Warner Bros. Pictures
Feeling Lucky? Disgruntled Korean War vet Walt Kowalski (Clint Eastwood) sets out to reform a teenage neighbor when the kid tries to steal his car.
Feeling Lucky? Disgruntled Korean War vet Walt Kowalski (Clint Eastwood) sets out to reform a teenage neighbor when the kid tries to steal his car. Warner Bros. Pictures
- Director: Clint Eastwood
- Genre: Tragicomedy
- Running Time: 126 minutes
Rated R for language throughout, and some violence.
Warner Bros. Pictures
Sue (Ahney Her, center), the outgoing older sister of the would-be thief (Bee Vang, center left), begins to cultivate her overtly racist neighbor.
Sue (Ahney Her, center), the outgoing older sister of the would-be thief (Bee Vang, center left), begins to cultivate her overtly racist neighbor. Warner Bros. Pictures
The erstwhile Dirty Harry defends one of the country's lesser-known minorities in director Clint Eastwood's second production in as many months.
Gran Torino combines the usual elements of Eastwood's recent movies, including melodrama, comedy and social comment — but this time the proportions are way off.
Introduced at his wife's funeral, Walt Kowalski (Eastwood) now has nothing left but his dog, his modest house and the 1972 Gran Torino in his garage.
(And his health? Uh, no.)
A veteran of the Korean War and a Ford assembly plant, Walt can still find bantering, slur-filled conversation at the local bar or barber shop. But he's estranged from his sons and grandkids, and his Detroit neighborhood has been colonized by people he calls "gooks," "slopes" and worse.
Actually, they're Hmong, members of an ethnic group that fled Southeast Asia after choosing the losing side in the U.S. war against communism. Walt doesn't know that, but it doesn't matter. He hates everything new or foreign, so much so that he growls at the modern world like a junkyard dog.
Walt's next-door neighbors invade his life in the person of Thao (Bee Vang), a mild-mannered teenager who's being pressured to join a gang. Thao would rather garden, but is forced to try stealing the Gran Torino. Met with Walt's Army-issue rifle, Thao fails his tough-guy initiation.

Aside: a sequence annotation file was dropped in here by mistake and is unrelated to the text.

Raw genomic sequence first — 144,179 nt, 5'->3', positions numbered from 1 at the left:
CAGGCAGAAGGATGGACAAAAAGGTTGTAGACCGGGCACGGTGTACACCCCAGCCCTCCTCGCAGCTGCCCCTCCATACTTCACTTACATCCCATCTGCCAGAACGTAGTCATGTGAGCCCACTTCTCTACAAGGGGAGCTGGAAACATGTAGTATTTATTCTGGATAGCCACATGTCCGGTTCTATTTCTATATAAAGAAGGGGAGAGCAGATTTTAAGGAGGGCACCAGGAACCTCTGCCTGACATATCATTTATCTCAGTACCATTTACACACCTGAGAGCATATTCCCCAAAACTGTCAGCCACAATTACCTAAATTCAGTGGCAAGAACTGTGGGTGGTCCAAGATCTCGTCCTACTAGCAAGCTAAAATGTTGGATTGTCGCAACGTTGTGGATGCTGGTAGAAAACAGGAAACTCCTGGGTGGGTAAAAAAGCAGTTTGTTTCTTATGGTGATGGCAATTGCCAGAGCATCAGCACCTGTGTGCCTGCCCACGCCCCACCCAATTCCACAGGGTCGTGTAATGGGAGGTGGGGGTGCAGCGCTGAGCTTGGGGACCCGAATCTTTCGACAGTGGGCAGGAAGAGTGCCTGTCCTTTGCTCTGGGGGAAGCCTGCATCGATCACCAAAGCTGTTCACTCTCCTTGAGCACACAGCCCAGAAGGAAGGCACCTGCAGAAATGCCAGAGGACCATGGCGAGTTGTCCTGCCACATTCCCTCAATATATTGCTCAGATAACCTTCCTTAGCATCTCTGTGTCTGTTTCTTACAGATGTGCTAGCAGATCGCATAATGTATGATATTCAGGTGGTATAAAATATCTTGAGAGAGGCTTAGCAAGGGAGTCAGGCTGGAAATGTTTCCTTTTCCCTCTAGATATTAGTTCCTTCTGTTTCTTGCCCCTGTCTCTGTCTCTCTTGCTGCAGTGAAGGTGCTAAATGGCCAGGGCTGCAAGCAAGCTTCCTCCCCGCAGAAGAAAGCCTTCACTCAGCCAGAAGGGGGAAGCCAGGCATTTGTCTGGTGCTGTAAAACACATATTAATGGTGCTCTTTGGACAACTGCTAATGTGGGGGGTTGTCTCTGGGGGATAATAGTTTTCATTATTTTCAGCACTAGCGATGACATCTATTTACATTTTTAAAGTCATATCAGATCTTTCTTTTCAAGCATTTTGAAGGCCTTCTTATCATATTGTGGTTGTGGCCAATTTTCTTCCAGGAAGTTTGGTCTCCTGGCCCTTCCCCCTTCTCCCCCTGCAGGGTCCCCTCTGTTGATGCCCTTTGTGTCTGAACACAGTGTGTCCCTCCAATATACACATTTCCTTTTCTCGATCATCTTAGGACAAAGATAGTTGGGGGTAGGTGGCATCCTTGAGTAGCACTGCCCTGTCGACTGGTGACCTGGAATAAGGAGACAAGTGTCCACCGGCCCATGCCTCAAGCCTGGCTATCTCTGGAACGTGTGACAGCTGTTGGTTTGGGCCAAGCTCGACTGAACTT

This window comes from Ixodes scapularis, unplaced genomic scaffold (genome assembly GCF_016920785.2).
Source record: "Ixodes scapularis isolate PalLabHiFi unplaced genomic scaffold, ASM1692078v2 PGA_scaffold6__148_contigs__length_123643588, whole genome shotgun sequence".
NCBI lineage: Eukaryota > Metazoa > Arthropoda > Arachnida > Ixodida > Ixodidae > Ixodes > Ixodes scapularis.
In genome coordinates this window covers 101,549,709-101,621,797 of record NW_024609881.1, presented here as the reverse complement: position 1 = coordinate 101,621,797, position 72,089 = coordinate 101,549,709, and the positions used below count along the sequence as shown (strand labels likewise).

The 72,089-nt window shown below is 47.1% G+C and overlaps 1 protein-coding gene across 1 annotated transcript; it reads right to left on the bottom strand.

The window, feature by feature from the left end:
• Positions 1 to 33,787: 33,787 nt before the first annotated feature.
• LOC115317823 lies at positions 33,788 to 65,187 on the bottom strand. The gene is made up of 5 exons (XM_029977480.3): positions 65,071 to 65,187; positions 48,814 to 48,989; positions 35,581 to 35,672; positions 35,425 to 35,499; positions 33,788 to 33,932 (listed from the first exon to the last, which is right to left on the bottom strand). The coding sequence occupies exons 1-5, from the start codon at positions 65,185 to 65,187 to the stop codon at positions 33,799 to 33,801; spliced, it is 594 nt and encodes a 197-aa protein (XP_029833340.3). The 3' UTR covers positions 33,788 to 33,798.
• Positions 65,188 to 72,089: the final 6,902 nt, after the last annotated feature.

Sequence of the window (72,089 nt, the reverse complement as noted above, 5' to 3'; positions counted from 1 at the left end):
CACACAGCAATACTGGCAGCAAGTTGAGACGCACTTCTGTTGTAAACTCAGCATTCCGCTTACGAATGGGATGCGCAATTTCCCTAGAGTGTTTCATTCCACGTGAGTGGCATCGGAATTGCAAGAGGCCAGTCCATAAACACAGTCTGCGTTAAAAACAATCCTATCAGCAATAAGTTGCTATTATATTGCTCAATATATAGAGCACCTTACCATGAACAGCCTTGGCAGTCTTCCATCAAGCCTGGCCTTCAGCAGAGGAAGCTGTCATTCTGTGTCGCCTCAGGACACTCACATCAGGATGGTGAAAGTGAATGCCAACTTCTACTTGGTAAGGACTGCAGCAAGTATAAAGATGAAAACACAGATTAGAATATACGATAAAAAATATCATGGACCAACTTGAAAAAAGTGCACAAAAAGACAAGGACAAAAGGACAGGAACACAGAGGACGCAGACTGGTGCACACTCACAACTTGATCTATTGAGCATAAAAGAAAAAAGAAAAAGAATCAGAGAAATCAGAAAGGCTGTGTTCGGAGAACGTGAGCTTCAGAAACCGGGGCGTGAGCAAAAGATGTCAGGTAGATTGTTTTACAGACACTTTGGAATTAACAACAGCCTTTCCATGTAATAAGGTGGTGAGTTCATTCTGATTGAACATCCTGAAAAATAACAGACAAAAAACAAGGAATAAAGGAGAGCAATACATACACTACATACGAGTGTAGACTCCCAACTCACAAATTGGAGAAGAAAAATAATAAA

After Walt protects Thao and his family in another gang-related incident, the boy's outgoing older sister, Sue (Ahney Her), begins to cultivate her crusty neighbor. She introduces Walt to Hmong cuisine and to the plight of her people in the U.S.
"Hmong girls go to college; Hmong boys go to prison," Sue explains, in the preachiest line not uttered by another of Walt's adversaries, baby-faced Father Janovich (Christopher Carley).
As in Million Dollar Baby, Eastwood plays a man of action who's offended by the Catholic church's dogmatic insistence that it understands mortality better than a grizzled vet who's seen comrades die. And like the protagonists of Flags of Our Fathers and Letters from Iwo Jima, Walt has learned firsthand that self-sacrifice is not transcendent. Yet he ultimately assumes a Christ-like posture, both to save his new friends and to put Janovich in his place.
The amusing moments include a birthday, when Walt gloweringly receives such old-person gifts as a telephone with extra-large numbers on the keypad. Almost as funny, although not intentionally, are scenes in which Walt is told the truth about himself by various Hmong, including a shaman who notes that Walt is "not at peace."
No kidding — didn't the seer notice that Walt is played by Clint Eastwood?
Nick Schenk's screenplay is neatly structured and — despite supposedly not having been written for Eastwood — dovetails comfortably with the writer-director's recent concerns. But Walt Kowalski is just not convincing, even as a semi-comic character. His blustering racism is as one-dimensional as his reluctant heroism, which is why Gran Torino is less a sleek hybrid than a multigenre pileup.